What is a kilogram, really? You learn in school that it’s a unit of mass, equivalent to about 2.2 pounds (a term that conflates mass and weight, which is a whole other conversation altogether). But you might not have learned that there’s actually a standard for the kilogram–an actual, physical object that is used as the international standard. It’s the only SI unit that was still dependent on a real-world object.
But having a unit of measurement defined by a physical object has its problems–particularly when said object actually changes in mass. About a decade ago, scientists began to look for a way to redefine the kilogram in terms of some universal constants, the way a meter is defined in relation to the speed of light, which doesn’t change. The proposed change defines the kilogram in relation to Planck’s constant–but things aren’t quite that simple, either, because Planck’s constant is hard to measure. It involves things like, oh, counting the exact number of atoms in a silicon sphere. Take your time; I’ll wait.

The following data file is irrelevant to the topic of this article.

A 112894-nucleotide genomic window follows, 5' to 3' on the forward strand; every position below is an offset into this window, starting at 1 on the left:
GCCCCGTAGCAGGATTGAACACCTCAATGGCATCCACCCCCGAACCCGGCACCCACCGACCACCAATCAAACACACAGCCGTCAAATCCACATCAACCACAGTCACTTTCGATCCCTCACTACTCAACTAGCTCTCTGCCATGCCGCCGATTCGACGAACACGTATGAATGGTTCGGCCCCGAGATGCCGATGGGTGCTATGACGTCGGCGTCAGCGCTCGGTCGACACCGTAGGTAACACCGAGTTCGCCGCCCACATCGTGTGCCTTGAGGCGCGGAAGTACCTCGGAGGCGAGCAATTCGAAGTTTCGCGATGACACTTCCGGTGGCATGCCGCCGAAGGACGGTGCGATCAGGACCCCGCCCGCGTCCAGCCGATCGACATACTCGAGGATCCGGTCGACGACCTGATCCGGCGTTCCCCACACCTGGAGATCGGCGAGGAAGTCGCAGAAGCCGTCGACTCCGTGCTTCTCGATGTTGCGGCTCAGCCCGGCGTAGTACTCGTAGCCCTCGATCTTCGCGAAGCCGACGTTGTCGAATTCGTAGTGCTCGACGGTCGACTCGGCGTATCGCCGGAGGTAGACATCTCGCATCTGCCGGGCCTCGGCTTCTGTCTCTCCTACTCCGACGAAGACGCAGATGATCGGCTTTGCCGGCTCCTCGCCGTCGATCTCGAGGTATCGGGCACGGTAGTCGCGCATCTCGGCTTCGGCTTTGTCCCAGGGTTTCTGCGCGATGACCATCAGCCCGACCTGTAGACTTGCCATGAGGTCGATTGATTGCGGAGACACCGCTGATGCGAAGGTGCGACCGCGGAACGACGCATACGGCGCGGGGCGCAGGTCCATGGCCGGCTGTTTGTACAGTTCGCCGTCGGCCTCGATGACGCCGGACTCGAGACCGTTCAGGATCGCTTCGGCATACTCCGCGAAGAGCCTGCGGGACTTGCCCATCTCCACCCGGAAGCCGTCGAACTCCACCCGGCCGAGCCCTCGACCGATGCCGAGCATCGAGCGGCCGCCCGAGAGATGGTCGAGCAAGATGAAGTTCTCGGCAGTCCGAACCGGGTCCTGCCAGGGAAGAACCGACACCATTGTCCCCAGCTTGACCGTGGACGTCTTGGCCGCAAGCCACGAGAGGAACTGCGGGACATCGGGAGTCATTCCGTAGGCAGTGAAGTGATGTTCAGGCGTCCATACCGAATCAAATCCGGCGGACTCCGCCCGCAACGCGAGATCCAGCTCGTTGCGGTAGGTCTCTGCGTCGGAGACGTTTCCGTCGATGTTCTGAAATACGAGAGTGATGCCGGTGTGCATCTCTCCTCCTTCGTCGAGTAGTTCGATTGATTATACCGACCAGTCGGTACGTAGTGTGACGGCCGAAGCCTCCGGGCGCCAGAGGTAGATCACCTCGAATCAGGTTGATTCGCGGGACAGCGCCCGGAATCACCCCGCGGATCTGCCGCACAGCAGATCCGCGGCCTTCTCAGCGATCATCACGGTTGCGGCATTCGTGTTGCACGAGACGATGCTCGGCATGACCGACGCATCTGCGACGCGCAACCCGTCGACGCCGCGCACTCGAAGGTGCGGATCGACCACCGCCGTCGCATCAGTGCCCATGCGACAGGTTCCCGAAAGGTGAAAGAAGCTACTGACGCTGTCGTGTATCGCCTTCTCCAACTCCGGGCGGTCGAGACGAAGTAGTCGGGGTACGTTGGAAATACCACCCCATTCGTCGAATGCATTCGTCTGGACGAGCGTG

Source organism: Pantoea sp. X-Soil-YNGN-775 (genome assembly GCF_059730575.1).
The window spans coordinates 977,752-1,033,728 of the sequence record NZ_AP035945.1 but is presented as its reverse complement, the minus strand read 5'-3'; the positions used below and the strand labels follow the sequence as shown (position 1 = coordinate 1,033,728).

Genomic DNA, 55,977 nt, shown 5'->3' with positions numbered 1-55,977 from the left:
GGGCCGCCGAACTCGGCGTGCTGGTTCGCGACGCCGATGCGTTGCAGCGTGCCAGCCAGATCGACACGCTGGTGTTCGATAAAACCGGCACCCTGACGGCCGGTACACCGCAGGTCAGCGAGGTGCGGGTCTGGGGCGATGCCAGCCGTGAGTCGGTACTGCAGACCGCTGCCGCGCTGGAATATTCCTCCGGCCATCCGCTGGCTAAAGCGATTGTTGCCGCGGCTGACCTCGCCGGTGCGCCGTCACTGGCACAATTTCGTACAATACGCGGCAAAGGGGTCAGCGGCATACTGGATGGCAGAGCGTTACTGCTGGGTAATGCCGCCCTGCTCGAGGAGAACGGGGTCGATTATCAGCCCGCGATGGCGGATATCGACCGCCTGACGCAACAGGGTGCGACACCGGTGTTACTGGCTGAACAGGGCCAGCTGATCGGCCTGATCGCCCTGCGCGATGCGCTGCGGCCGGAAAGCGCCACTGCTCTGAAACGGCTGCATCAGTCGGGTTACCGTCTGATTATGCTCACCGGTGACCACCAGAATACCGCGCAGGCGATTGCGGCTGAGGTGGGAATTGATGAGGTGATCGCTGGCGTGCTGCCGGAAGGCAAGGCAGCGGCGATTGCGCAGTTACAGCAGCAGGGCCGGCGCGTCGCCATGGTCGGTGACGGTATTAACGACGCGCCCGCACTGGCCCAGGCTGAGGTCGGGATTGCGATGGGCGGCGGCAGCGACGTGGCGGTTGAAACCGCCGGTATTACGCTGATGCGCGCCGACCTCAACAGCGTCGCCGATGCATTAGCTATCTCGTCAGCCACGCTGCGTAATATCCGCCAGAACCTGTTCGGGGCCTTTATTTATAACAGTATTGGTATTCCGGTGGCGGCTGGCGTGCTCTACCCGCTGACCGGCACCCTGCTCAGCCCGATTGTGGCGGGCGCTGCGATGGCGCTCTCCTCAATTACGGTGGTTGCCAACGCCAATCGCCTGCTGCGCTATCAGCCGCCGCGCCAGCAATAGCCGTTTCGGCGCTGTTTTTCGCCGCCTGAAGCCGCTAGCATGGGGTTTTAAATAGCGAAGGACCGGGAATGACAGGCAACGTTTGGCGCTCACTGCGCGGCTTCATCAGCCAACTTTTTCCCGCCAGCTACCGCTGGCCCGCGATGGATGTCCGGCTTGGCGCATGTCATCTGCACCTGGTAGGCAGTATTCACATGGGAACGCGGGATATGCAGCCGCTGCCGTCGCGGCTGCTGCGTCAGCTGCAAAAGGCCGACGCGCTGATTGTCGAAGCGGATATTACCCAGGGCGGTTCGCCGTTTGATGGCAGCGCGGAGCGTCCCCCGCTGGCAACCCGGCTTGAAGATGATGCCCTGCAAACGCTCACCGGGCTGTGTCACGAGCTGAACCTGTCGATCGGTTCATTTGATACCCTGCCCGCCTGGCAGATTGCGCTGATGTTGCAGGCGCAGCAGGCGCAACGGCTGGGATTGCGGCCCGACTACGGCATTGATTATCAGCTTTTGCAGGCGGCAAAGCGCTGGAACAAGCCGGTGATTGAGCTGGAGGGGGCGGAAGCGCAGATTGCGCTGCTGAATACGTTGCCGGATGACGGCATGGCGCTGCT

Scientists are close–there are still some more experiments to be done to confirm the results so far, but if it all works out then the international prototype kilogram will be retired, an artifact that has historical significance but no longer defines a scientific unit.
So why am I telling you all of this? Because The Doubleclicks have a new song this week, inspired by the story of the kilogram. Naturally, it’s a break-up song. Enjoy!